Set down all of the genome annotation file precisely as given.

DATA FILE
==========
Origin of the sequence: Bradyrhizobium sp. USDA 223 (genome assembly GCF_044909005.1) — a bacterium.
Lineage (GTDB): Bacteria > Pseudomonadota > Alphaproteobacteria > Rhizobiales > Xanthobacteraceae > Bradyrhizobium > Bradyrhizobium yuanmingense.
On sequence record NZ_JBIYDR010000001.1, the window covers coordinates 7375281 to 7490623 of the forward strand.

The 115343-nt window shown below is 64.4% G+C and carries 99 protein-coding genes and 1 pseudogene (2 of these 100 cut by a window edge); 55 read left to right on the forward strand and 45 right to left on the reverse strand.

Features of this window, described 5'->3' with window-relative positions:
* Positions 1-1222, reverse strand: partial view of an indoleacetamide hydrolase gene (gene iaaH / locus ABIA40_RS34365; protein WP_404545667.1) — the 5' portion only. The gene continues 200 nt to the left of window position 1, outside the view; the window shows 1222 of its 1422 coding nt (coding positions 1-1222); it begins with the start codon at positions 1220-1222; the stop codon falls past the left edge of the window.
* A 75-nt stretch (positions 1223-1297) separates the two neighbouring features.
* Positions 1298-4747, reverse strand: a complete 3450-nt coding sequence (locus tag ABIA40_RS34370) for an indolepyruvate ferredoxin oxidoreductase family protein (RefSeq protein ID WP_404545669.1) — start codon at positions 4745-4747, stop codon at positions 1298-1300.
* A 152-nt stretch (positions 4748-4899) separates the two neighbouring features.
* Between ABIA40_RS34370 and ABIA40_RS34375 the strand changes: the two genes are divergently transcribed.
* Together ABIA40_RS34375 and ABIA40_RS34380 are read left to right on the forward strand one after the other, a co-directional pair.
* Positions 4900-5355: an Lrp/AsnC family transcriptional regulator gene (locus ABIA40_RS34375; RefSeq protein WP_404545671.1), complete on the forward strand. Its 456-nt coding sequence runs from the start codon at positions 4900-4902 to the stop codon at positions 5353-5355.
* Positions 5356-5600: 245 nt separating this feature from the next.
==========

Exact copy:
Origin of the sequence: Bradyrhizobium sp. USDA 223 (genome assembly GCF_044909005.1) — a bacterium.
Lineage (GTDB): Bacteria > Pseudomonadota > Alphaproteobacteria > Rhizobiales > Xanthobacteraceae > Bradyrhizobium > Bradyrhizobium yuanmingense.
On sequence record NZ_JBIYDR010000001.1, the window covers coordinates 7375281 to 7490623 of the forward strand.

The 115343-nt window shown below is 64.4% G+C and carries 99 protein-coding genes and 1 pseudogene (2 of these 100 cut by a window edge); 55 read left to right on the forward strand and 45 right to left on the reverse strand.

Features of this window, described 5'->3' with window-relative positions:
* Positions 1-1222, reverse strand: partial view of an indoleacetamide hydrolase gene (gene iaaH / locus ABIA40_RS34365; protein WP_404545667.1) — the 5' portion only. The gene continues 200 nt to the left of window position 1, outside the view; the window shows 1222 of its 1422 coding nt (coding positions 1-1222); it begins with the start codon at positions 1220-1222; the stop codon falls past the left edge of the window.
* A 75-nt stretch (positions 1223-1297) separates the two neighbouring features.
* Positions 1298-4747, reverse strand: a complete 3450-nt coding sequence (locus tag ABIA40_RS34370) for an indolepyruvate ferredoxin oxidoreductase family protein (RefSeq protein ID WP_404545669.1) — start codon at positions 4745-4747, stop codon at positions 1298-1300.
* A 152-nt stretch (positions 4748-4899) separates the two neighbouring features.
* Between ABIA40_RS34370 and ABIA40_RS34375 the strand changes: the two genes are divergently transcribed.
* Together ABIA40_RS34375 and ABIA40_RS34380 are read left to right on the forward strand one after the other, a co-directional pair.
* Positions 4900-5355: an Lrp/AsnC family transcriptional regulator gene (locus ABIA40_RS34375; RefSeq protein WP_404545671.1), complete on the forward strand. Its 456-nt coding sequence runs from the start codon at positions 4900-4902 to the stop codon at positions 5353-5355.
* Positions 5356-5600: 245 nt separating this feature from the next.